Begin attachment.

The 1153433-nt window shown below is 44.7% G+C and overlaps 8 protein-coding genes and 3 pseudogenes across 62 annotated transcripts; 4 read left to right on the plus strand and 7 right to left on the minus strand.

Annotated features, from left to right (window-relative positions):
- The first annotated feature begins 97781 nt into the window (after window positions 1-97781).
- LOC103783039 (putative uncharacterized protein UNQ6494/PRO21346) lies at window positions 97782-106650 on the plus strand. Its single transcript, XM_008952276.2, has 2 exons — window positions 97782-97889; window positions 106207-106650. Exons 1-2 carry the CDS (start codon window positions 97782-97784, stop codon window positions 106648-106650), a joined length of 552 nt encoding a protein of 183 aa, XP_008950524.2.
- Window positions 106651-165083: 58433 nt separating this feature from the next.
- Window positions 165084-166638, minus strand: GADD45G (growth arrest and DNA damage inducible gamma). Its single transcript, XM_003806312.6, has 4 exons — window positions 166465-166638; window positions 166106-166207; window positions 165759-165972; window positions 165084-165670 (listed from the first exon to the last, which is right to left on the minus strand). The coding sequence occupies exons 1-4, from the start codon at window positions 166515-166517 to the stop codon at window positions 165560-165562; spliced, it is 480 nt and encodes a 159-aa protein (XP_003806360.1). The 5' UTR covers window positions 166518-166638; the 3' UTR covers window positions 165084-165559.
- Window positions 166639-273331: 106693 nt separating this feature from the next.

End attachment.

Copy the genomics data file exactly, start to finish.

The 1153433-nt window shown below is 44.7% G+C and overlaps 8 protein-coding genes and 3 pseudogenes across 62 annotated transcripts; 4 read left to right on the plus strand and 7 right to left on the minus strand.

Annotated features, from left to right (window-relative positions):
- The first annotated feature begins 97781 nt into the window (after window positions 1-97781).
- LOC103783039 (putative uncharacterized protein UNQ6494/PRO21346) lies at window positions 97782-106650 on the plus strand. Its single transcript, XM_008952276.2, has 2 exons — window positions 97782-97889; window positions 106207-106650. Exons 1-2 carry the CDS (start codon window positions 97782-97784, stop codon window positions 106648-106650), a joined length of 552 nt encoding a protein of 183 aa, XP_008950524.2.
- Window positions 106651-165083: 58433 nt separating this feature from the next.
- Window positions 165084-166638, minus strand: GADD45G (growth arrest and DNA damage inducible gamma). Its single transcript, XM_003806312.6, has 4 exons — window positions 166465-166638; window positions 166106-166207; window positions 165759-165972; window positions 165084-165670 (listed from the first exon to the last, which is right to left on the minus strand). The coding sequence occupies exons 1-4, from the start codon at window positions 166515-166517 to the stop codon at window positions 165560-165562; spliced, it is 480 nt and encodes a 159-aa protein (XP_003806360.1). The 5' UTR covers window positions 166518-166638; the 3' UTR covers window positions 165084-165559.
- Window positions 166639-273331: 106693 nt separating this feature from the next.